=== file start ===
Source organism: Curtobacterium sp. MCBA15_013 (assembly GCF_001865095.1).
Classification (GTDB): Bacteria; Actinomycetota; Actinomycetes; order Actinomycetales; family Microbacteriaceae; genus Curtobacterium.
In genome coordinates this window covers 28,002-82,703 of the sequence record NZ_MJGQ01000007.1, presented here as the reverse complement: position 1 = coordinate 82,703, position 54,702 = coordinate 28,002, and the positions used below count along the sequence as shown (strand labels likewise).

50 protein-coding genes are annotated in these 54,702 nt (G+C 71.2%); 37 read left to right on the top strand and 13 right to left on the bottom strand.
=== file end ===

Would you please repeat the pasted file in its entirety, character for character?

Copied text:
Source organism: Curtobacterium sp. MCBA15_013 (assembly GCF_001865095.1).
Classification (GTDB): Bacteria; Actinomycetota; Actinomycetes; order Actinomycetales; family Microbacteriaceae; genus Curtobacterium.
In genome coordinates this window covers 28,002-82,703 of the sequence record NZ_MJGQ01000007.1, presented here as the reverse complement: position 1 = coordinate 82,703, position 54,702 = coordinate 28,002, and the positions used below count along the sequence as shown (strand labels likewise).

50 protein-coding genes are annotated in these 54,702 nt (G+C 71.2%); 37 read left to right on the top strand and 13 right to left on the bottom strand.